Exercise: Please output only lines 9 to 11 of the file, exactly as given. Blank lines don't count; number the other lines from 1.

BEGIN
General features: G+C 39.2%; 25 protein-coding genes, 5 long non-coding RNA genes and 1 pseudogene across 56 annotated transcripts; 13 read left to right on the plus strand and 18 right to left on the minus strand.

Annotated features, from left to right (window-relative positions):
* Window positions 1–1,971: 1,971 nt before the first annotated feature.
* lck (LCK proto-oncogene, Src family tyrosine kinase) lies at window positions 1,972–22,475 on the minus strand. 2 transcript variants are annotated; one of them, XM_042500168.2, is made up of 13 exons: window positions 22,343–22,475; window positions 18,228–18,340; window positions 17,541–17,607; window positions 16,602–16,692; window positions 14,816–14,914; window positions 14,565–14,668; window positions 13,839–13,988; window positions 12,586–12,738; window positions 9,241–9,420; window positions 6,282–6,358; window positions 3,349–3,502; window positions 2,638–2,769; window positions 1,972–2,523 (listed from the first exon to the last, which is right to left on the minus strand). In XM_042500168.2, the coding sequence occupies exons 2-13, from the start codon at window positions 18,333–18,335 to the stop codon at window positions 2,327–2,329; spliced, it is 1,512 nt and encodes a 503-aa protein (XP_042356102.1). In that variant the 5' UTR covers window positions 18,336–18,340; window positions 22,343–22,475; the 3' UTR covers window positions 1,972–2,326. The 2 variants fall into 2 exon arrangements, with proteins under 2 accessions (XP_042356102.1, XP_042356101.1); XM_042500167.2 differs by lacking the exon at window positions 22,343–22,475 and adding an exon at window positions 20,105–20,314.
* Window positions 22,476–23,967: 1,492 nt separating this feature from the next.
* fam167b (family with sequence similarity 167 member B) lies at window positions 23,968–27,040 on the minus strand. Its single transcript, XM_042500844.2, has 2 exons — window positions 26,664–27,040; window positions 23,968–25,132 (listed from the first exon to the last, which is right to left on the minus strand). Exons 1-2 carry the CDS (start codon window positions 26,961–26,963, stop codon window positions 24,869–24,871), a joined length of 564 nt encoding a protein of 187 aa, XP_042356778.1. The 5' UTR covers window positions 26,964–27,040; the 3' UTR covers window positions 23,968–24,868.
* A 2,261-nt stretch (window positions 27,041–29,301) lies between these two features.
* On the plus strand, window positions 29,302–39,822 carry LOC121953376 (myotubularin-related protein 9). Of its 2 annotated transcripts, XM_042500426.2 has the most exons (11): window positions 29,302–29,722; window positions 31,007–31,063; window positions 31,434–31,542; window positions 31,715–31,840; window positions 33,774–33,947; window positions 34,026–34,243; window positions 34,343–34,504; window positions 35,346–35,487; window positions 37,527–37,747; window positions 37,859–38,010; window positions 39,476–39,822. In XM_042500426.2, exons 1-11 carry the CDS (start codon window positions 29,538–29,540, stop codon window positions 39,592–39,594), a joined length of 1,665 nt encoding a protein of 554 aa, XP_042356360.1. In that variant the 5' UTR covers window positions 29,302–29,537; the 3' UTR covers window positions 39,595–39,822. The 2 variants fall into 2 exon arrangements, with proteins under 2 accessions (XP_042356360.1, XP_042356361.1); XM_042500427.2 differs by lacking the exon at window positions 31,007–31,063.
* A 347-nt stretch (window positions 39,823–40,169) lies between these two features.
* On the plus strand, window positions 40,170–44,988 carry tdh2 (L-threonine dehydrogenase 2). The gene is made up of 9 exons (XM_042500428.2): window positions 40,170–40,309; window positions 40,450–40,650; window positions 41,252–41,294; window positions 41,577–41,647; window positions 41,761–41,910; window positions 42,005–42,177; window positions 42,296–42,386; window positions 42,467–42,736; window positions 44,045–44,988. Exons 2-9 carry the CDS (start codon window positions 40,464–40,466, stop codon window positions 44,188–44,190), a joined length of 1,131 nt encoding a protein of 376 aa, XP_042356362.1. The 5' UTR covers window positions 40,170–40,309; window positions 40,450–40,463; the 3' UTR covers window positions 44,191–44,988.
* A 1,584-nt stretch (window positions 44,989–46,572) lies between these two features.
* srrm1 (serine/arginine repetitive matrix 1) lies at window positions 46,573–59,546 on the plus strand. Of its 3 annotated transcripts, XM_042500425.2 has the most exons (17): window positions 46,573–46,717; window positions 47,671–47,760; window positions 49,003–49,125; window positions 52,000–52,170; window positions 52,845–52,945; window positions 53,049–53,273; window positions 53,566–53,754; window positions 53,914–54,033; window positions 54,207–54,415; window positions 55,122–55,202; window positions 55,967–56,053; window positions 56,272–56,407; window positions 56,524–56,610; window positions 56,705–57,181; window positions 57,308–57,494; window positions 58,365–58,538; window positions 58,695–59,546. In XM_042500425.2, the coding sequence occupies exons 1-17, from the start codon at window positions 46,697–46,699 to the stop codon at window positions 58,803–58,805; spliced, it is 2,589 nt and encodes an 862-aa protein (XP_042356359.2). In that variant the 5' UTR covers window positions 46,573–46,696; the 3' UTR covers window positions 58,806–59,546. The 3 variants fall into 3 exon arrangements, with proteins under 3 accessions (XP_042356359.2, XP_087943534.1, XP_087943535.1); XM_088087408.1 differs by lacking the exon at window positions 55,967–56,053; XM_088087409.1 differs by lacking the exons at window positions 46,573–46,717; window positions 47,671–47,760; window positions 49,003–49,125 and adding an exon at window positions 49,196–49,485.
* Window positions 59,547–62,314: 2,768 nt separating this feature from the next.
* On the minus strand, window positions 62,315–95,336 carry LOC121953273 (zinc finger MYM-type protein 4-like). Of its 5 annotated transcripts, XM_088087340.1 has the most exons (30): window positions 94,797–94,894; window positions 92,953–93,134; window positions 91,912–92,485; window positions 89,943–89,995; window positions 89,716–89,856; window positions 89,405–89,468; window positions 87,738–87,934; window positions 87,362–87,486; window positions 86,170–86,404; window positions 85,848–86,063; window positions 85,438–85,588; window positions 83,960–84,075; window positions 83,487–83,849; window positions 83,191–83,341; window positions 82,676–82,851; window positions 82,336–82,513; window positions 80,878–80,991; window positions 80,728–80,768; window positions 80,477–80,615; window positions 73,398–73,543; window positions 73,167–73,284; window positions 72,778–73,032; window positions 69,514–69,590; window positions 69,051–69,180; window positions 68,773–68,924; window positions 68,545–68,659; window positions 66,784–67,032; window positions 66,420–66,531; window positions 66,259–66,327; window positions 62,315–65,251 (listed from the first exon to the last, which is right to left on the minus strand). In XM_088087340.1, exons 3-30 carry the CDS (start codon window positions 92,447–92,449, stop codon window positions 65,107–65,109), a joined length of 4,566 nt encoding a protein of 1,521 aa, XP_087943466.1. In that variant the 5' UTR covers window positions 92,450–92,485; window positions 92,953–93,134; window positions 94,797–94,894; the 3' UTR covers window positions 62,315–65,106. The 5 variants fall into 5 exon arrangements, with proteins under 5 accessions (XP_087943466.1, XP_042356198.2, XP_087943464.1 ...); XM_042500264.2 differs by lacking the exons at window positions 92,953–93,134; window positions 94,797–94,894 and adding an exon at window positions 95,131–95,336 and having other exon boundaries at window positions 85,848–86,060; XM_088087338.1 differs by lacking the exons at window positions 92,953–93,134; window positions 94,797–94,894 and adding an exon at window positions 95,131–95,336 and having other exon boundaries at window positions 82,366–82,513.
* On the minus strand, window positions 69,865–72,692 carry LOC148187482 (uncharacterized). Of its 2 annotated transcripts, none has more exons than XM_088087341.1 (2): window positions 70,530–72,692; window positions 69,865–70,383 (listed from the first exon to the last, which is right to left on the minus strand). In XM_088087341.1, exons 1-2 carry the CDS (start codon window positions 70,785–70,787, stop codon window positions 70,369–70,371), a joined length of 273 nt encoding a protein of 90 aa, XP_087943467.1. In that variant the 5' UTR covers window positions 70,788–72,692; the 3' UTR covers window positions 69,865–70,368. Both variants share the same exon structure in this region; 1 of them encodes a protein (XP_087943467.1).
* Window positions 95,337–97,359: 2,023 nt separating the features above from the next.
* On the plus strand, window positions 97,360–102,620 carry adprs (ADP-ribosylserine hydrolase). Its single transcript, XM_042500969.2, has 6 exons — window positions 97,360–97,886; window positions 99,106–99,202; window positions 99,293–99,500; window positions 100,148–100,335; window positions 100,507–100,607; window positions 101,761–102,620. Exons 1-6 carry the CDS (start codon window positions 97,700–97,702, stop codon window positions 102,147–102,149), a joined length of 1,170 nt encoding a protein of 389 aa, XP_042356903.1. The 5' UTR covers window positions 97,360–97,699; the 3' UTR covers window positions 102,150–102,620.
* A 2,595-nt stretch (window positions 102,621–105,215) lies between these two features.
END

* A 347-nt stretch (window positions 39,823–40,169) lies between these two features.
* On the plus strand, window positions 40,170–44,988 carry tdh2 (L-threonine dehydrogenase 2). The gene is made up of 9 exons (XM_042500428.2): window positions 40,170–40,309; window positions 40,450–40,650; window positions 41,252–41,294; window positions 41,577–41,647; window positions 41,761–41,910; window positions 42,005–42,177; window positions 42,296–42,386; window positions 42,467–42,736; window positions 44,045–44,988. Exons 2-9 carry the CDS (start codon window positions 40,464–40,466, stop codon window positions 44,188–44,190), a joined length of 1,131 nt encoding a protein of 376 aa, XP_042356362.1. The 5' UTR covers window positions 40,170–40,309; window positions 40,450–40,463; the 3' UTR covers window positions 44,191–44,988.
* A 1,584-nt stretch (window positions 44,989–46,572) lies between these two features.